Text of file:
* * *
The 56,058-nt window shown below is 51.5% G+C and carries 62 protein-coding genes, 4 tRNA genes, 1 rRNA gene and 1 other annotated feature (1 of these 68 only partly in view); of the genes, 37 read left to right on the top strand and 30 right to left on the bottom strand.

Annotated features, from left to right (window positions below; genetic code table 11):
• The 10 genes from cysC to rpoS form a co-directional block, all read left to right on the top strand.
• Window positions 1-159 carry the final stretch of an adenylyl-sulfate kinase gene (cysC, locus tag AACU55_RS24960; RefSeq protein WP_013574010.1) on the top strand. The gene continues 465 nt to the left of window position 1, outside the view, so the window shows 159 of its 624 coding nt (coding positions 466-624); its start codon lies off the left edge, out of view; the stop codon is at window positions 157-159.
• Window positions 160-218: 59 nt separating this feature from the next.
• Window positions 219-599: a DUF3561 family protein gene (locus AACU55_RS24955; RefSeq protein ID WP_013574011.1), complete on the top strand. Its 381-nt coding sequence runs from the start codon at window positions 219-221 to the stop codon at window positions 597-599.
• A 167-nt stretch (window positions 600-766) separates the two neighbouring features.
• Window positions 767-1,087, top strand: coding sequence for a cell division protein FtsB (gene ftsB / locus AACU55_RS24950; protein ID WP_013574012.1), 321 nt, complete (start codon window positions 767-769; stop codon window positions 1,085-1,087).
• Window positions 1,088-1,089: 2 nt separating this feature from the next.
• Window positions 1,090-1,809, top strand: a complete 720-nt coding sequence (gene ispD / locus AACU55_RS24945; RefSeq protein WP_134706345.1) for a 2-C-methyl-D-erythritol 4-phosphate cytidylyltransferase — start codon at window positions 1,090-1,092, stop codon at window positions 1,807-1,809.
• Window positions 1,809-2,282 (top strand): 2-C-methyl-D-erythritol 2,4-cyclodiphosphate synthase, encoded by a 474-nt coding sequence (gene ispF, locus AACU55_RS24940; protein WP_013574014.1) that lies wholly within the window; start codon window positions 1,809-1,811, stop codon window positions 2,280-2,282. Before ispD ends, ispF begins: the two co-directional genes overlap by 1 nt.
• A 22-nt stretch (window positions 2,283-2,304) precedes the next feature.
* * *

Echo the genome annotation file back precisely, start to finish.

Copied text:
The 56,058-nt window shown below is 51.5% G+C and carries 62 protein-coding genes, 4 tRNA genes, 1 rRNA gene and 1 other annotated feature (1 of these 68 only partly in view); of the genes, 37 read left to right on the top strand and 30 right to left on the bottom strand.

Annotated features, from left to right (window positions below; genetic code table 11):
• The 10 genes from cysC to rpoS form a co-directional block, all read left to right on the top strand.
• Window positions 1-159 carry the final stretch of an adenylyl-sulfate kinase gene (cysC, locus tag AACU55_RS24960; RefSeq protein WP_013574010.1) on the top strand. The gene continues 465 nt to the left of window position 1, outside the view, so the window shows 159 of its 624 coding nt (coding positions 466-624); its start codon lies off the left edge, out of view; the stop codon is at window positions 157-159.
• Window positions 160-218: 59 nt separating this feature from the next.
• Window positions 219-599: a DUF3561 family protein gene (locus AACU55_RS24955; RefSeq protein ID WP_013574011.1), complete on the top strand. Its 381-nt coding sequence runs from the start codon at window positions 219-221 to the stop codon at window positions 597-599.
• A 167-nt stretch (window positions 600-766) separates the two neighbouring features.
• Window positions 767-1,087, top strand: coding sequence for a cell division protein FtsB (gene ftsB / locus AACU55_RS24950; protein ID WP_013574012.1), 321 nt, complete (start codon window positions 767-769; stop codon window positions 1,085-1,087).
• Window positions 1,088-1,089: 2 nt separating this feature from the next.
• Window positions 1,090-1,809, top strand: a complete 720-nt coding sequence (gene ispD / locus AACU55_RS24945; RefSeq protein WP_134706345.1) for a 2-C-methyl-D-erythritol 4-phosphate cytidylyltransferase — start codon at window positions 1,090-1,092, stop codon at window positions 1,807-1,809.
• Window positions 1,809-2,282 (top strand): 2-C-methyl-D-erythritol 2,4-cyclodiphosphate synthase, encoded by a 474-nt coding sequence (gene ispF, locus AACU55_RS24940; protein WP_013574014.1) that lies wholly within the window; start codon window positions 1,809-1,811, stop codon window positions 2,280-2,282. Before ispD ends, ispF begins: the two co-directional genes overlap by 1 nt.
• A 22-nt stretch (window positions 2,283-2,304) precedes the next feature.